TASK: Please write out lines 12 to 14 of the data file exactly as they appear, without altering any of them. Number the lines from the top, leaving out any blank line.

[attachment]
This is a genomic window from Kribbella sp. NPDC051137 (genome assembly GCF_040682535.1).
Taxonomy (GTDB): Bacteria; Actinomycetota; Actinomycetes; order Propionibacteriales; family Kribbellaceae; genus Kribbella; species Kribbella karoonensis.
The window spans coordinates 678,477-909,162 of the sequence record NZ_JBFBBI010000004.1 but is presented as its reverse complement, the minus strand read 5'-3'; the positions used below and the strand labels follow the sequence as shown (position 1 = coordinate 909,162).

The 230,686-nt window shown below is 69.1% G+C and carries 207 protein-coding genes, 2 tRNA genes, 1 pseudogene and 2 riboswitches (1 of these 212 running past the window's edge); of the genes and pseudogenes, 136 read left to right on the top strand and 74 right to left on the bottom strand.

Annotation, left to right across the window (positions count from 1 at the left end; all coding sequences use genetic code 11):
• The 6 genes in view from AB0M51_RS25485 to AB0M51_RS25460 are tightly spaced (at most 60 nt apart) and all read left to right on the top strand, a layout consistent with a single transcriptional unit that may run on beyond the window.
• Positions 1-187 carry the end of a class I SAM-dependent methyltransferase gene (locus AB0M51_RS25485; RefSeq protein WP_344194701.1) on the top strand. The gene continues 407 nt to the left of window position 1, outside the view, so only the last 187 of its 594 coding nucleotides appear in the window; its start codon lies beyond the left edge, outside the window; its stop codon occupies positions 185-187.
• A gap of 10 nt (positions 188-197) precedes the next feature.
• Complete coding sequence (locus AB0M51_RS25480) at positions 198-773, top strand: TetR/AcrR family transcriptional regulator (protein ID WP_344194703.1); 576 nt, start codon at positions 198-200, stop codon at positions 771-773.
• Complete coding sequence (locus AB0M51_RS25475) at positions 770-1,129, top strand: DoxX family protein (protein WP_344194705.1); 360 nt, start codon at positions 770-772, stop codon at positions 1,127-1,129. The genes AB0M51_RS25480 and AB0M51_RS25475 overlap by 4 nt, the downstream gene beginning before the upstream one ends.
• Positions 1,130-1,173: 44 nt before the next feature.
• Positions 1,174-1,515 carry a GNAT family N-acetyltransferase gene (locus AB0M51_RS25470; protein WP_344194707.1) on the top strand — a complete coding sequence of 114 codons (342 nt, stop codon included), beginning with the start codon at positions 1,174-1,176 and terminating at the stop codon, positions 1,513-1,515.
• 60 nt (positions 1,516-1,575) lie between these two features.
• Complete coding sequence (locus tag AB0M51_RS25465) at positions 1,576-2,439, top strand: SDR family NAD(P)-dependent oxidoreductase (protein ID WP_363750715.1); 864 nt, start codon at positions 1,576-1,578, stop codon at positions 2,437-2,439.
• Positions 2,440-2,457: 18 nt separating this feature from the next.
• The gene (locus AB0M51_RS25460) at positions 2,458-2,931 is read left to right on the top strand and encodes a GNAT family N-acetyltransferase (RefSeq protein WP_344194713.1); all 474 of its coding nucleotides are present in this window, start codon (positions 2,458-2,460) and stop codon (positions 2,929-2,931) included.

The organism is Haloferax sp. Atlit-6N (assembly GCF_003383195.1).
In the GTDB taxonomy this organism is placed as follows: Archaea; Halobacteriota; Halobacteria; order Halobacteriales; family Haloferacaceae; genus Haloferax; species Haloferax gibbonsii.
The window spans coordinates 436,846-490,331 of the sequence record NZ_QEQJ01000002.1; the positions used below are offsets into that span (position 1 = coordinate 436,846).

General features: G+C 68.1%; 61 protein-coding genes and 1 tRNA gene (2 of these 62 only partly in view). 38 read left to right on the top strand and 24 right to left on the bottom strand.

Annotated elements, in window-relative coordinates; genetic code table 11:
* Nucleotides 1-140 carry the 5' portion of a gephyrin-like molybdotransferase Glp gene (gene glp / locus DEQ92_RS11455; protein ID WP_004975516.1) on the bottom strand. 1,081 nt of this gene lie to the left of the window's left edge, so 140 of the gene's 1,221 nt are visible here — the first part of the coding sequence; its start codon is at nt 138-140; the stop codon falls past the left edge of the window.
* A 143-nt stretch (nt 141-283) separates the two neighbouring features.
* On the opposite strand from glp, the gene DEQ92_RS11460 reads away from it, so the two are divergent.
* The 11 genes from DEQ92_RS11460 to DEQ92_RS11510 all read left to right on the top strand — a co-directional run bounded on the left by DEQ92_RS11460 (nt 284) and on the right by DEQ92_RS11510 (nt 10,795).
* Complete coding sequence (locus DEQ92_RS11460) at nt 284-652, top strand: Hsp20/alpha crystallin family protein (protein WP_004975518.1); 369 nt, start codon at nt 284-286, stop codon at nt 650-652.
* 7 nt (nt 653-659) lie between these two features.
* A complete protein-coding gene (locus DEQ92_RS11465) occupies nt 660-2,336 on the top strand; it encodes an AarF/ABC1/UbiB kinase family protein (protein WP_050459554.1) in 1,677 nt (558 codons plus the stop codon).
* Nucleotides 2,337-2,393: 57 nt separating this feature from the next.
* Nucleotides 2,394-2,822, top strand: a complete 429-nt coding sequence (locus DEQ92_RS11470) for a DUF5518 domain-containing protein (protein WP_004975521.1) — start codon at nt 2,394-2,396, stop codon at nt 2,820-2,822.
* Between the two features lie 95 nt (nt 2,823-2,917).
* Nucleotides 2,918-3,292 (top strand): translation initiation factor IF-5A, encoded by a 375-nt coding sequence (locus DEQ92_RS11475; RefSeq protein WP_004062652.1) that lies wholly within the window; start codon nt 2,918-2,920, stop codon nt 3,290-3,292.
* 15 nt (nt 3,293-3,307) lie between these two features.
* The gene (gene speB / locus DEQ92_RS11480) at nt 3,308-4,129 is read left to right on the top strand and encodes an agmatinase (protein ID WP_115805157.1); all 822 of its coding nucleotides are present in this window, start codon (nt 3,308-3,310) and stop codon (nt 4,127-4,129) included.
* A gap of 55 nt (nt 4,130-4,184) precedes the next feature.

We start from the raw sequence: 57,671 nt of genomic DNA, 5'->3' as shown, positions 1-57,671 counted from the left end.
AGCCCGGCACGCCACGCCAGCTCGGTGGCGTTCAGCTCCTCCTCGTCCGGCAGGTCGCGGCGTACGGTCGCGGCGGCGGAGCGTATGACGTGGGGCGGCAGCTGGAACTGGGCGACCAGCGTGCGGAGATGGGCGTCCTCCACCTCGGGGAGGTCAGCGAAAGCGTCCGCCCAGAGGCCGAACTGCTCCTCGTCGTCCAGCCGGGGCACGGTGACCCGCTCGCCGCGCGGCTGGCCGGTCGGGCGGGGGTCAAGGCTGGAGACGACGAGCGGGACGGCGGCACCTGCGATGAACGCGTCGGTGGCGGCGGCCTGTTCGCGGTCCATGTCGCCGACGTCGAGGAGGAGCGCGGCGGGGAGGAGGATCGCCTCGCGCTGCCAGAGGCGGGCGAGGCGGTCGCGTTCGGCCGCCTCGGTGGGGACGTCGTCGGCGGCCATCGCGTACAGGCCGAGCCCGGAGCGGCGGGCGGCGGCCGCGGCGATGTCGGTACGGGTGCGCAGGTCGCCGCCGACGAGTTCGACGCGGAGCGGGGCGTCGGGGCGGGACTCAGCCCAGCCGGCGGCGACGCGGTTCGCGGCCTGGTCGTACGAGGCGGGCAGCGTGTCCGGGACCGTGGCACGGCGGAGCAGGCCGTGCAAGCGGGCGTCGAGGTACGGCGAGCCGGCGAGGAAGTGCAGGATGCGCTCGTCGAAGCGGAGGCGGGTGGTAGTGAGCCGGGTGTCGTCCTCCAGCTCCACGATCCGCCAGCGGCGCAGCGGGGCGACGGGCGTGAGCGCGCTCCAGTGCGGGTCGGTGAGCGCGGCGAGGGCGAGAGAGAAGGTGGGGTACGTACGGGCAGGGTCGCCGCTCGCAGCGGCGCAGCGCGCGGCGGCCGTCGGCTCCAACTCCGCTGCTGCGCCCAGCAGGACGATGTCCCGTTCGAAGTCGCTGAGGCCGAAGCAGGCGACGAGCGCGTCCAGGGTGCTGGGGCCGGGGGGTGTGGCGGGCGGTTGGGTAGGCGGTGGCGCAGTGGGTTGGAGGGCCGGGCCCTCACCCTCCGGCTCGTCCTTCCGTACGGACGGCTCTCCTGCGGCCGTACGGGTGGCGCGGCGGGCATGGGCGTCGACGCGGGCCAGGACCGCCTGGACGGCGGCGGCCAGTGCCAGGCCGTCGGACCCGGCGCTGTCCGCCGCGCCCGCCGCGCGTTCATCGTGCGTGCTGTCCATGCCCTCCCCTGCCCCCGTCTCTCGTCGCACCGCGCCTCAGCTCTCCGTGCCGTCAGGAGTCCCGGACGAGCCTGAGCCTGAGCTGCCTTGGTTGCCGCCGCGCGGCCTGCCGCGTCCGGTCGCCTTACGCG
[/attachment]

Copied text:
• Positions 1,174-1,515 carry a GNAT family N-acetyltransferase gene (locus AB0M51_RS25470; protein WP_344194707.1) on the top strand — a complete coding sequence of 114 codons (342 nt, stop codon included), beginning with the start codon at positions 1,174-1,176 and terminating at the stop codon, positions 1,513-1,515.
• 60 nt (positions 1,516-1,575) lie between these two features.
• Complete coding sequence (locus tag AB0M51_RS25465) at positions 1,576-2,439, top strand: SDR family NAD(P)-dependent oxidoreductase (protein ID WP_363750715.1); 864 nt, start codon at positions 1,576-1,578, stop codon at positions 2,437-2,439.